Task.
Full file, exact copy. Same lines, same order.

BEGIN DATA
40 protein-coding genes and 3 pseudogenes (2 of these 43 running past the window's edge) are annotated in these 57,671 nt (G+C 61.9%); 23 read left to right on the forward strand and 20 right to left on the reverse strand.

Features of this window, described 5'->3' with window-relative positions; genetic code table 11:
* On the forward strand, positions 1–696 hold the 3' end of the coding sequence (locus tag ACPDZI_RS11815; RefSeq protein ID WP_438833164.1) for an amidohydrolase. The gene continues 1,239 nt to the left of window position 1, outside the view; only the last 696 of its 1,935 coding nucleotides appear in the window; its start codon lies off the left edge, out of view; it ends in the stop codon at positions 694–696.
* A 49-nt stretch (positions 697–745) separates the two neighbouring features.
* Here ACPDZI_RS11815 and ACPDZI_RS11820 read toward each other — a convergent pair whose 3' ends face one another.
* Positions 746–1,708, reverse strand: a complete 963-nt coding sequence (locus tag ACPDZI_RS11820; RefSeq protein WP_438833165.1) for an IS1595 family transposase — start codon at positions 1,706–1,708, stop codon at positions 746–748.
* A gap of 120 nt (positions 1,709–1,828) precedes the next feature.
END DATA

40 protein-coding genes and 3 pseudogenes (2 of these 43 running past the window's edge) are annotated in these 57,671 nt (G+C 61.9%); 23 read left to right on the forward strand and 20 right to left on the reverse strand.

Features of this window, described 5'->3' with window-relative positions; genetic code table 11:
* On the forward strand, positions 1–696 hold the 3' end of the coding sequence (locus tag ACPDZI_RS11815; RefSeq protein ID WP_438833164.1) for an amidohydrolase. The gene continues 1,239 nt to the left of window position 1, outside the view; only the last 696 of its 1,935 coding nucleotides appear in the window; its start codon lies off the left edge, out of view; it ends in the stop codon at positions 694–696.
* A 49-nt stretch (positions 697–745) separates the two neighbouring features.
* Here ACPDZI_RS11815 and ACPDZI_RS11820 read toward each other — a convergent pair whose 3' ends face one another.
* Positions 746–1,708, reverse strand: a complete 963-nt coding sequence (locus tag ACPDZI_RS11820; RefSeq protein WP_438833165.1) for an IS1595 family transposase — start codon at positions 1,706–1,708, stop codon at positions 746–748.
* A gap of 120 nt (positions 1,709–1,828) precedes the next feature.